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Geography played large role in pushing ethnic groups south

By Li Hongbin | 2015-03-05 | Hits:
(Chinese Social Sciences Today)

Manchu rulers first established a regime in Northeast China in 1616. Upon defeating the Ming empire, they settled in the former Ming capital of Beijing in 1644. Pictured here is Qianlong Emperor in an imperial hunt used as an exercise to train troops in the traditional martial skills of archery and horsemanship.  


Through the study of ancient Chinese history, in particular ethnic history and the history of ethnic relations, historians have discovered an interesting phenomenon. Ethnic groups in Northeast China and Northeast Asia after the Qin Dynasty (221-206 BC) showed a tendency to migrate southward into the Central Plain (Zhongyuan) as they grew and expanded.

In the Wei, Jin and Southern and Northern dynasties (220-581), Xianbei tribes departed from the region that is now Liaoning Province to Hebei Province and then into the Central Plain, while Tuoba tribes traveled first to the grasslands in the west and then to the south, which was dominated by the Han Chinese. Qidan and Nüzhen (Jurchen) tribes in the Song, Liao and Jin dynasties (960-1234) embarked on the same route. Why was southward migration a trend in ancient times?

Geography, social organization
In terms of ecological environment, forests and rivers cover the northern part of Northeast China, and the western part is a mix of low hills and grasslands, while the broad plains in the south are good for growing crops.


These conditions—especially in the northern and western regions—were suitable for sustaining only small tribes or tribal confederations of nomads who relied on hunting as their major source of production. In contrast, social groups in the south were more capable of developing further into larger, advanced communities. Most political bodies, such as kingdoms, originated from plains where people could grow crops and settle into permanent villages. This theory can also explain why ethnic groups in Northeast China primarily established regimes in the south.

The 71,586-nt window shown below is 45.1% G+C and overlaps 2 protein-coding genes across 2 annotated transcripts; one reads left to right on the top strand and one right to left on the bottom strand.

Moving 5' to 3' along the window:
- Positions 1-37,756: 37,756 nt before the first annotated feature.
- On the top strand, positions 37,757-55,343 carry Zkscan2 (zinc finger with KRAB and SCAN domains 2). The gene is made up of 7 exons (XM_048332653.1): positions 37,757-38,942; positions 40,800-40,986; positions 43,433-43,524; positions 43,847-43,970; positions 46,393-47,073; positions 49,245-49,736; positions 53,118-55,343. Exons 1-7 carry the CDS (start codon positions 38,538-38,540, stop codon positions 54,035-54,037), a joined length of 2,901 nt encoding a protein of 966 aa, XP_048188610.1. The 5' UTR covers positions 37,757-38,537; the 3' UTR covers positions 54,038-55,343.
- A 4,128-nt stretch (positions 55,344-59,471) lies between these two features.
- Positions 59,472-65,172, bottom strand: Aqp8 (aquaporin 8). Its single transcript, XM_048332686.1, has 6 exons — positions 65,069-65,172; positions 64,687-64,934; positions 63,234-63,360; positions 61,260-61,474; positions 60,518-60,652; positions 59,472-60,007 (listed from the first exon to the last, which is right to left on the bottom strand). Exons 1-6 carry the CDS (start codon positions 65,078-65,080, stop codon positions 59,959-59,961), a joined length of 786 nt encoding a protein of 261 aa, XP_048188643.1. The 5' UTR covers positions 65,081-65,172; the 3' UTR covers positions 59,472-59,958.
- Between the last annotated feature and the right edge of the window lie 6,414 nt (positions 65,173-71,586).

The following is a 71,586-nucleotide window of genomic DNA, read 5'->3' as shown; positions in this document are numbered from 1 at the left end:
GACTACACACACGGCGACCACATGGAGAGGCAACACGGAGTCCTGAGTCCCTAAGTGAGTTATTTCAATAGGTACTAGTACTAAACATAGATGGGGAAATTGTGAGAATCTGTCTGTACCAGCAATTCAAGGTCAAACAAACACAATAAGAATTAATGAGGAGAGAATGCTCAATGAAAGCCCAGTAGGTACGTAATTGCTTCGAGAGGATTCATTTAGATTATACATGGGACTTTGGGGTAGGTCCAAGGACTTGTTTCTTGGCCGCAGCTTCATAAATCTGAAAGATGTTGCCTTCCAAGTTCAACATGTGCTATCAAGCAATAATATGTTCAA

However, a prerequisite for this explanation is that ethnic tribes in the north must have first attempted to overcome environmental constraints. The exploration of surrounding regions was only made possible when a tribe’s internal development and expansion reached the limit of local social conditions. The narrow space in the north was far from sufficient, so the southern region had greater potential to become a magnet for tribes from the north.

The vast landscape in Northeast Asia was home to a number of tribes that existed in various stages of development. The earlier a tribe took shape, the more confined it was to the northern region. At least, tribal forces were mostly involved in communications and interactions within the region before the Wei and Jin dynasties (220-420). Afterward, ethnic tribes migrated to the south, causing a ripple effect among southern groups.

It can be said that the intensive contacts among ethnic tribes drove political bodies in Northeast China to move southward. Within the region, the cumulative development of farming in the south led to sustainable economic growth, accelerating the development of clans and tribes into higher forms of political organization.

Correspondingly, fishing, hunting and nomadic lifestyles in the north were rather simple and repetitive, so modes of production were slow to change. Meanwhile, nomadic forces mainly concentrated in the region west of modern Liaoning Province and east of the Inner Mongolia Autonomous Region formed regimes in the hunter-gatherer phase that found room for further development in the western grassland. The agrarian region in the south was large, highly attractive and capable of supporting political development in Northeast China, which ultimately allowed ethnic tribes to grow bigger and stronger.

Though the southern part of Northeast China was a cradle for relatively developed political bodies, they were all regional. Northeast China lacked the economic support for the survival and establishment of a huge kingdom. It also lacked attractiveness in terms of culture. In fact, not only Northeast China but also Northeast Asia as a whole in ancient times had no “capital of culture” to draw others into the region.

Similar political entity
The overall strength of Central Plain civilization was largely attributed to the southward migration of tribal forces in Northeast China. In the eastern sphere of the Eurasian Continent, two distinct political entities coexisted, namely the nomadic empire in the northern pastures and an imperial empire dependent on agricultural production in the south.